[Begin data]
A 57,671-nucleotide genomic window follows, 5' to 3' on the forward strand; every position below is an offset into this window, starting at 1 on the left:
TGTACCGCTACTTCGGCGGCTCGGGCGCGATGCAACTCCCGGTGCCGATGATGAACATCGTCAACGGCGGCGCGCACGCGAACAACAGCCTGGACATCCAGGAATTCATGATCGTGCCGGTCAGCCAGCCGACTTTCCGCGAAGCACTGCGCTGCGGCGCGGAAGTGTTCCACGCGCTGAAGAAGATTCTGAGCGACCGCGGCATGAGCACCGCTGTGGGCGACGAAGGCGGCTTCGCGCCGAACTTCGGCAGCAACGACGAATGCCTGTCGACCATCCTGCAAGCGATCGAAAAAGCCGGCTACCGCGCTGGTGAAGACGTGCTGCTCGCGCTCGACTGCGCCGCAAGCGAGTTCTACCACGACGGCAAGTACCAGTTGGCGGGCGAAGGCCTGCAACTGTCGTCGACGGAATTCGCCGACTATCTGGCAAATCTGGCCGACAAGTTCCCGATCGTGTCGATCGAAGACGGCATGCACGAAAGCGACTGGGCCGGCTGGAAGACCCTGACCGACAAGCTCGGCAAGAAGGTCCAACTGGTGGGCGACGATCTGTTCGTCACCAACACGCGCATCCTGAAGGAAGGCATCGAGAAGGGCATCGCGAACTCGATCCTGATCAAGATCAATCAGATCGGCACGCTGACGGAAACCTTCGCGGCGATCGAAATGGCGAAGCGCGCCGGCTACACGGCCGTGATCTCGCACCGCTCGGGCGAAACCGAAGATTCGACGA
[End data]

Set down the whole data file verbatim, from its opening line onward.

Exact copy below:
A 57,671-nucleotide genomic window follows, 5' to 3' on the forward strand; every position below is an offset into this window, starting at 1 on the left:
TGTACCGCTACTTCGGCGGCTCGGGCGCGATGCAACTCCCGGTGCCGATGATGAACATCGTCAACGGCGGCGCGCACGCGAACAACAGCCTGGACATCCAGGAATTCATGATCGTGCCGGTCAGCCAGCCGACTTTCCGCGAAGCACTGCGCTGCGGCGCGGAAGTGTTCCACGCGCTGAAGAAGATTCTGAGCGACCGCGGCATGAGCACCGCTGTGGGCGACGAAGGCGGCTTCGCGCCGAACTTCGGCAGCAACGACGAATGCCTGTCGACCATCCTGCAAGCGATCGAAAAAGCCGGCTACCGCGCTGGTGAAGACGTGCTGCTCGCGCTCGACTGCGCCGCAAGCGAGTTCTACCACGACGGCAAGTACCAGTTGGCGGGCGAAGGCCTGCAACTGTCGTCGACGGAATTCGCCGACTATCTGGCAAATCTGGCCGACAAGTTCCCGATCGTGTCGATCGAAGACGGCATGCACGAAAGCGACTGGGCCGGCTGGAAGACCCTGACCGACAAGCTCGGCAAGAAGGTCCAACTGGTGGGCGACGATCTGTTCGTCACCAACACGCGCATCCTGAAGGAAGGCATCGAGAAGGGCATCGCGAACTCGATCCTGATCAAGATCAATCAGATCGGCACGCTGACGGAAACCTTCGCGGCGATCGAAATGGCGAAGCGCGCCGGCTACACGGCCGTGATCTCGCACCGCTCGGGCGAAACCGAAGATTCGACGA